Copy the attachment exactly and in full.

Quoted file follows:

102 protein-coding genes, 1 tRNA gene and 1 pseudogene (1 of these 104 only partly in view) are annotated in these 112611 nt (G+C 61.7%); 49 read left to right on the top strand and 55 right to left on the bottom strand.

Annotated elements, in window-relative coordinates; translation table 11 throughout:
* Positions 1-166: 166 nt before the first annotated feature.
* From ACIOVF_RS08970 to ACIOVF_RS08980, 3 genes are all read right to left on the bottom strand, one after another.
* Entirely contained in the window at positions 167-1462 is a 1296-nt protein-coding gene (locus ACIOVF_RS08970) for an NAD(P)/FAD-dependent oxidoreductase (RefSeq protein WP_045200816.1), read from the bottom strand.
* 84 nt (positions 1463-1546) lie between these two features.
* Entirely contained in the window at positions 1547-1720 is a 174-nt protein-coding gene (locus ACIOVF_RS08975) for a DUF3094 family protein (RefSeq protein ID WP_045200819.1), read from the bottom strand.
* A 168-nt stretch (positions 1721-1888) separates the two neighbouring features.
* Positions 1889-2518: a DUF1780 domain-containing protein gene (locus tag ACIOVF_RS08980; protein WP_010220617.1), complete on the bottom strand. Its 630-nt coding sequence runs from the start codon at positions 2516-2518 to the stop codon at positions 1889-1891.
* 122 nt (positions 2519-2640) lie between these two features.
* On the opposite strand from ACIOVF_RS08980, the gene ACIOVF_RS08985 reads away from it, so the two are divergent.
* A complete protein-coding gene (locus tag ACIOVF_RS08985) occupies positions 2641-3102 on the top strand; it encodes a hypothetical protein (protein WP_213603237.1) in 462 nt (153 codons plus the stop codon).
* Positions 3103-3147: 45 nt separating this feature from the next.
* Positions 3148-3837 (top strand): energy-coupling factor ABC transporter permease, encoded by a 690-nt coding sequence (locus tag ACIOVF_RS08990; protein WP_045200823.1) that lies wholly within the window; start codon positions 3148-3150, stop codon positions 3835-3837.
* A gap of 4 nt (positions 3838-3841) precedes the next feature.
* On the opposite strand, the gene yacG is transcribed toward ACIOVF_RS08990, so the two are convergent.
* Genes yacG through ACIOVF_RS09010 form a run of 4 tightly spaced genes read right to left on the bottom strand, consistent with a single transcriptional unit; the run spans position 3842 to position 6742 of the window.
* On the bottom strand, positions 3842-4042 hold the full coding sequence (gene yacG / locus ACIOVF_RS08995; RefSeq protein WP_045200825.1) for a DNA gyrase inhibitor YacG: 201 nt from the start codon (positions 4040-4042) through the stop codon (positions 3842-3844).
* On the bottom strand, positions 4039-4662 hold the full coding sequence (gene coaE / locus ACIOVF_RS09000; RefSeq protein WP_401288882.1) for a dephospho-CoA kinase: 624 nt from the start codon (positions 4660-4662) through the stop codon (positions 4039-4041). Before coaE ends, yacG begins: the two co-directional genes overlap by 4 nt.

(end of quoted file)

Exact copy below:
102 protein-coding genes, 1 tRNA gene and 1 pseudogene (1 of these 104 only partly in view) are annotated in these 112611 nt (G+C 61.7%); 49 read left to right on the top strand and 55 right to left on the bottom strand.

Annotated elements, in window-relative coordinates; translation table 11 throughout:
* Positions 1-166: 166 nt before the first annotated feature.
* From ACIOVF_RS08970 to ACIOVF_RS08980, 3 genes are all read right to left on the bottom strand, one after another.
* Entirely contained in the window at positions 167-1462 is a 1296-nt protein-coding gene (locus ACIOVF_RS08970) for an NAD(P)/FAD-dependent oxidoreductase (RefSeq protein WP_045200816.1), read from the bottom strand.
* 84 nt (positions 1463-1546) lie between these two features.
* Entirely contained in the window at positions 1547-1720 is a 174-nt protein-coding gene (locus ACIOVF_RS08975) for a DUF3094 family protein (RefSeq protein ID WP_045200819.1), read from the bottom strand.
* A 168-nt stretch (positions 1721-1888) separates the two neighbouring features.
* Positions 1889-2518: a DUF1780 domain-containing protein gene (locus tag ACIOVF_RS08980; protein WP_010220617.1), complete on the bottom strand. Its 630-nt coding sequence runs from the start codon at positions 2516-2518 to the stop codon at positions 1889-1891.
* 122 nt (positions 2519-2640) lie between these two features.
* On the opposite strand from ACIOVF_RS08980, the gene ACIOVF_RS08985 reads away from it, so the two are divergent.
* A complete protein-coding gene (locus tag ACIOVF_RS08985) occupies positions 2641-3102 on the top strand; it encodes a hypothetical protein (protein WP_213603237.1) in 462 nt (153 codons plus the stop codon).
* Positions 3103-3147: 45 nt separating this feature from the next.
* Positions 3148-3837 (top strand): energy-coupling factor ABC transporter permease, encoded by a 690-nt coding sequence (locus tag ACIOVF_RS08990; protein WP_045200823.1) that lies wholly within the window; start codon positions 3148-3150, stop codon positions 3835-3837.
* A gap of 4 nt (positions 3838-3841) precedes the next feature.
* On the opposite strand, the gene yacG is transcribed toward ACIOVF_RS08990, so the two are convergent.
* Genes yacG through ACIOVF_RS09010 form a run of 4 tightly spaced genes read right to left on the bottom strand, consistent with a single transcriptional unit; the run spans position 3842 to position 6742 of the window.
* On the bottom strand, positions 3842-4042 hold the full coding sequence (gene yacG / locus ACIOVF_RS08995; RefSeq protein WP_045200825.1) for a DNA gyrase inhibitor YacG: 201 nt from the start codon (positions 4040-4042) through the stop codon (positions 3842-3844).
* On the bottom strand, positions 4039-4662 hold the full coding sequence (gene coaE / locus ACIOVF_RS09000; RefSeq protein WP_401288882.1) for a dephospho-CoA kinase: 624 nt from the start codon (positions 4660-4662) through the stop codon (positions 4039-4041). Before coaE ends, yacG begins: the two co-directional genes overlap by 4 nt.